Even adults hate these schoolsAutonomous high schools, the subject of one of President Lee Myung-bak’s most challenging campaign promises, are having serious trouble luring students to their campuses. Of the 26 autonomous schools in Seoul, 11 were taken aback by critical shortfalls in applications this year for three years in a row. Reportedly, no students applied to Dongyang High School in Gangseo District so it has to run without a freshman class.
The shabby performance of autonomous schools in Seoul, following a similar situation in Daegu, only make us question their raison d´etre. They are clearly anathema of most parents, despite the lofty goal of providing both parents and students more choices in selecting schools and ratcheting up the quality of public education through more competition among high schools.
If you listen to parents’ complaints, you can instantly understand why the schools continue to be shunned. Parents simply cannot shake off the impression that the schools are little different from other schools even though their tuitions are three times higher. Parents are also convinced that fiercer competition among students in those schools doesn’t actually help their kids when they apply for colleges.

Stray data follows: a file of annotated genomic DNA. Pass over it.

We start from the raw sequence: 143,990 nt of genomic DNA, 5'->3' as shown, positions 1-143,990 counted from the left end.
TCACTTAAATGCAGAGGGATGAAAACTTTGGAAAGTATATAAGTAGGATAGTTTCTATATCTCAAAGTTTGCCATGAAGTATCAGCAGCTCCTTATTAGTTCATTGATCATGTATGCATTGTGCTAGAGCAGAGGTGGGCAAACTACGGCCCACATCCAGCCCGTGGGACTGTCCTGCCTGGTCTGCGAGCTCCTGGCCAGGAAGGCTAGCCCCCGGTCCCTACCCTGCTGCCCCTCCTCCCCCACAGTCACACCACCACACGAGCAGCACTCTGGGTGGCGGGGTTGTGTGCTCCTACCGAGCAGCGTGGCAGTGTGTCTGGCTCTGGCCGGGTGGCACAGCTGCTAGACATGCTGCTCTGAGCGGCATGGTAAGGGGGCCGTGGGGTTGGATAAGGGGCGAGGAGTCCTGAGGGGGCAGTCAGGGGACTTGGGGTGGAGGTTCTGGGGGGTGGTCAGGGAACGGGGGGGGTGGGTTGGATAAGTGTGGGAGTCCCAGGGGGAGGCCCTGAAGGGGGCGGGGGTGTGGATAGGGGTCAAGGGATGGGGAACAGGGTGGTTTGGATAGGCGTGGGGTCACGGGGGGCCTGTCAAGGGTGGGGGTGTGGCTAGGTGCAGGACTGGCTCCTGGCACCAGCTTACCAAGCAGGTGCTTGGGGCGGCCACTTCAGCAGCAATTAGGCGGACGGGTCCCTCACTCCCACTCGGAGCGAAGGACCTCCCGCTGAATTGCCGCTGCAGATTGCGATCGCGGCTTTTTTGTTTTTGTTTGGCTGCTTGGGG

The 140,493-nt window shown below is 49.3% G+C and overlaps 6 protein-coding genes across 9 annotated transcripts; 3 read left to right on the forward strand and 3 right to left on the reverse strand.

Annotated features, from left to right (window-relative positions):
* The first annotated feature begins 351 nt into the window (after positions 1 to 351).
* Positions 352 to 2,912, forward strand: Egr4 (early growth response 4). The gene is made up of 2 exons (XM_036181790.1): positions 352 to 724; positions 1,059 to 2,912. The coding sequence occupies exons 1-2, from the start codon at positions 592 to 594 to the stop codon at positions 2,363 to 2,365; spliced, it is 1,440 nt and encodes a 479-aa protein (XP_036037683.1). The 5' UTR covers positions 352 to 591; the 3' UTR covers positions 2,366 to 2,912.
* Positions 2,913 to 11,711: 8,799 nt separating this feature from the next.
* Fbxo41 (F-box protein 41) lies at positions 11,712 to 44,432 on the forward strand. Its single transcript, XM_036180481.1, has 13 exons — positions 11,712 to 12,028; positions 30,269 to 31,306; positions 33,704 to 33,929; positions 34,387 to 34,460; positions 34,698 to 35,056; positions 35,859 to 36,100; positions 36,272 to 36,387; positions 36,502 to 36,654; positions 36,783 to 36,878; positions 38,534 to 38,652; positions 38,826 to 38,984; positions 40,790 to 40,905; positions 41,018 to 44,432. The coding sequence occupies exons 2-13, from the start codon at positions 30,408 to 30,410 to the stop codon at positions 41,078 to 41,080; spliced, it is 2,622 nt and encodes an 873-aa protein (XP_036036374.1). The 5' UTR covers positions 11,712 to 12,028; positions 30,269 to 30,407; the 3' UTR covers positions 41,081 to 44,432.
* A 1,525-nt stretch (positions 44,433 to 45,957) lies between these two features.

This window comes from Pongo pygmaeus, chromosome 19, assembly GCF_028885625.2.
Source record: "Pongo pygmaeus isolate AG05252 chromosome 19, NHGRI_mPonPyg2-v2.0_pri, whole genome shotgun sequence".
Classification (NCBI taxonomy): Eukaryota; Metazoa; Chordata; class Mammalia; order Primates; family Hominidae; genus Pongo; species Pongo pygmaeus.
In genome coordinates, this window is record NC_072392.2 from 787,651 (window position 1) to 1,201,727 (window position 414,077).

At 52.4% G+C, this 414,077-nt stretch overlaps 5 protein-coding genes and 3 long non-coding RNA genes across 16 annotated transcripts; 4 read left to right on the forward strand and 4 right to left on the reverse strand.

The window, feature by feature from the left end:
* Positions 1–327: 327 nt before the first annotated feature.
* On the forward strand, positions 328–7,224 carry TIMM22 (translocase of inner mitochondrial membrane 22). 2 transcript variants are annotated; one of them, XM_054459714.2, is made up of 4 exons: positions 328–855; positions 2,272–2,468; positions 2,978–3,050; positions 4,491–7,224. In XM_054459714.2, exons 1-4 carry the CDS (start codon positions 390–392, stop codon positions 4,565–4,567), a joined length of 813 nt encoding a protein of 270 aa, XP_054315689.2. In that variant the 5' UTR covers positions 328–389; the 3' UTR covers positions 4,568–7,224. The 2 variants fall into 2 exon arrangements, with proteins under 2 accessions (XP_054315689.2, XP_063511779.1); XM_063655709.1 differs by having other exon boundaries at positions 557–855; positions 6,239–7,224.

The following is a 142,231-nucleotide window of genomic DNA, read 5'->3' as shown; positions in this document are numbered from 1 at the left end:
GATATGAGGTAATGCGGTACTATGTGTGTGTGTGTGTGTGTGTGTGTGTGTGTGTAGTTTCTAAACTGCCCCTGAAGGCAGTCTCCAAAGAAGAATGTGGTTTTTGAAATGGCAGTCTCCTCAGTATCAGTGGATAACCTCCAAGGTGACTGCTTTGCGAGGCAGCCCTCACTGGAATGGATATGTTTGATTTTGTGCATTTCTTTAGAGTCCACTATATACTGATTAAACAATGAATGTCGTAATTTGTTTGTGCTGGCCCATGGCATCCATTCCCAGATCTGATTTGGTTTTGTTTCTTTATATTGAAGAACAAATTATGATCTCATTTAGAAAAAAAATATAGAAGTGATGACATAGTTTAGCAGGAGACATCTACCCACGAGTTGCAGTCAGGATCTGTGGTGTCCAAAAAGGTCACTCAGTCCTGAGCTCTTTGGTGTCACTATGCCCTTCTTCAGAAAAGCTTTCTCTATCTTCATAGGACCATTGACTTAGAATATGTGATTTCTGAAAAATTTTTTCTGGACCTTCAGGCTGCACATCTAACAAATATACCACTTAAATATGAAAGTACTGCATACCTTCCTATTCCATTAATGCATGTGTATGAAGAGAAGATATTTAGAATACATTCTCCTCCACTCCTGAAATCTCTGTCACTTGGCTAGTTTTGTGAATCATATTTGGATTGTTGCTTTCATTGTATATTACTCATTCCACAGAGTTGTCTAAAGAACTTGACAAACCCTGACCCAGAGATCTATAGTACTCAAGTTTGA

That does not mean autonomous schools are a complete failure. Ewha Girls’ High School - which has an acceptance rate of 1 to 3.06 applicants - clearly shows the direction the schools should be going. In two promotion sessions this year, the school didn’t offer parents such worn-out promises as “We will send your kids to top universities.”
Instead, it introduced parents to its diverse programs, including volunteer activities overseas or in rural communities and student exchange programs. The school also captured parents’ hearts by providing them with essential information on college application tutoring on behalf of profit-seeking private academies. The autonomous high schools that suffered from a dearth of applications never wrestled with the question of how to help the parents in that way.
The Ministry of Education, Science and Technology is also responsible for the overload of autonomous high schools across the nation. It was the ministry that messed it up by rushing to set up 100 autonomous schools within President Lee’s term. What matters is not the number of such schools. Unqualified schools must return to being general schools. The ministry should grant more autonomy to institutions that are fully equipped with programs attractive enough to persuade parents to send their kids to them.
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